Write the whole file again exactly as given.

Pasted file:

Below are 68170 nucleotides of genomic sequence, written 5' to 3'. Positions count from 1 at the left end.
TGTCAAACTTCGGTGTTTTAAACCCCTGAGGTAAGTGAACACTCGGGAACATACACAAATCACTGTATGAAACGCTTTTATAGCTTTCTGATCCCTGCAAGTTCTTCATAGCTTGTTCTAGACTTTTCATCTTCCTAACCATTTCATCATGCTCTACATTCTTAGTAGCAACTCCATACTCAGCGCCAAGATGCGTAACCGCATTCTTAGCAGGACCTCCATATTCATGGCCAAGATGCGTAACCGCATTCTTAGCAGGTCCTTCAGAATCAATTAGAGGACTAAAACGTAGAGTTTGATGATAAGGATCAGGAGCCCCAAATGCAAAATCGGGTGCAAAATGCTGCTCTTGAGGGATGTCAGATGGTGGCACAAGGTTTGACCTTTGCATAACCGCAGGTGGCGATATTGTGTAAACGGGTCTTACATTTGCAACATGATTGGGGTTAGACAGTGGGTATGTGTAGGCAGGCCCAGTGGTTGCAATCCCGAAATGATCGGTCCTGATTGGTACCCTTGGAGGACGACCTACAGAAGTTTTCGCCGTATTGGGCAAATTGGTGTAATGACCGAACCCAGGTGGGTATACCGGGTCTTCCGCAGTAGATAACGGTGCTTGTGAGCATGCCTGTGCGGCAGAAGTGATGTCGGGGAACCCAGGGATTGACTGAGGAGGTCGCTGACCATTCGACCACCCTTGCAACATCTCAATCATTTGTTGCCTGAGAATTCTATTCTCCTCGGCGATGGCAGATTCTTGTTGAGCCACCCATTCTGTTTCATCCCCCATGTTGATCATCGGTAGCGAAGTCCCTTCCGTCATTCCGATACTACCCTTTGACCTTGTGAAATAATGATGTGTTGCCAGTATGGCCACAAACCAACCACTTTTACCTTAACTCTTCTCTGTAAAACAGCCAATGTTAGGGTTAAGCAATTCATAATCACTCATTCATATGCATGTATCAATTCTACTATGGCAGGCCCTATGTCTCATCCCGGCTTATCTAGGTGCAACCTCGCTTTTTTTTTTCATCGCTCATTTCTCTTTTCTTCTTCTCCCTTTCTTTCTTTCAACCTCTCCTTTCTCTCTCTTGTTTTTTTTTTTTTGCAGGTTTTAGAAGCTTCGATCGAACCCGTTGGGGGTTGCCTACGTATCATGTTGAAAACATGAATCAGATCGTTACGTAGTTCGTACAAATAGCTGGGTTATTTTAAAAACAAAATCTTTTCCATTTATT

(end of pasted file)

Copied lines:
Below are 68170 nucleotides of genomic sequence, written 5' to 3'. Positions count from 1 at the left end.
TGTCAAACTTCGGTGTTTTAAACCCCTGAGGTAAGTGAACACTCGGGAACATACACAAATCACTGTATGAAACGCTTTTATAGCTTTCTGATCCCTGCAAGTTCTTCATAGCTTGTTCTAGACTTTTCATCTTCCTAACCATTTCATCATGCTCTACATTCTTAGTAGCAACTCCATACTCAGCGCCAAGATGCGTAACCGCATTCTTAGCAGGACCTCCATATTCATGGCCAAGATGCGTAACCGCATTCTTAGCAGGTCCTTCAGAATCAATTAGAGGACTAAAACGTAGAGTTTGATGATAAGGATCAGGAGCCCCAAATGCAAAATCGGGTGCAAAATGCTGCTCTTGAGGGATGTCAGATGGTGGCACAAGGTTTGACCTTTGCATAACCGCAGGTGGCGATATTGTGTAAACGGGTCTTACATTTGCAACATGATTGGGGTTAGACAGTGGGTATGTGTAGGCAGGCCCAGTGGTTGCAATCCCGAAATGATCGGTCCTGATTGGTACCCTTGGAGGACGACCTACAGAAGTTTTCGCCGTATTGGGCAAATTGGTGTAATGACCGAACCCAGGTGGGTATACCGGGTCTTCCGCAGTAGATAACGGTGCTTGTGAGCATGCCTGTGCGGCAGAAGTGATGTCGGGGAACCCAGGGATTGACTGAGGAGGTCGCTGACCATTCGACCACCCTTGCAACATCTCAATCATTTGTTGCCTGAGAATTCTATTCTCCTCGGCGATGGCAGATTCTTGTTGAGCCACCCATTCTGTTTCATCCCCCATGTTGATCATCGGTAGCGAAGTCCCTTCCGTCATTCCGATACTACCCTTTGACCTTGTGAAATAATGATGTGTTGCCAGTATGGCCACAAACCAACCACTTTTACCTTAACTCTTCTCTGTAAAACAGCCAATGTTAGGGTTAAGCAATTCATAATCACTCATTCATATGCATGTATCAATTCTACTATGGCAGGCCCTATGTCTCATCCCGGCTTATCTAGGTGCAACCTCGCTTTTTTTTTTCATCGCTCATTTCTCTTTTCTTCTTCTCCCTTTCTTTCTTTCAACCTCTCCTTTCTCTCTCTTGTTTTTTTTTTTTTGCAGGTTTTAGAAGCTTCGATCGAACCCGTTGGGGGTTGCCTACGTATCATGTTGAAAACATGAATCAGATCGTTACGTAGTTCGTACAAATAGCTGGGTTATTTTAAAAACAAAATCTTTTCCATTTATT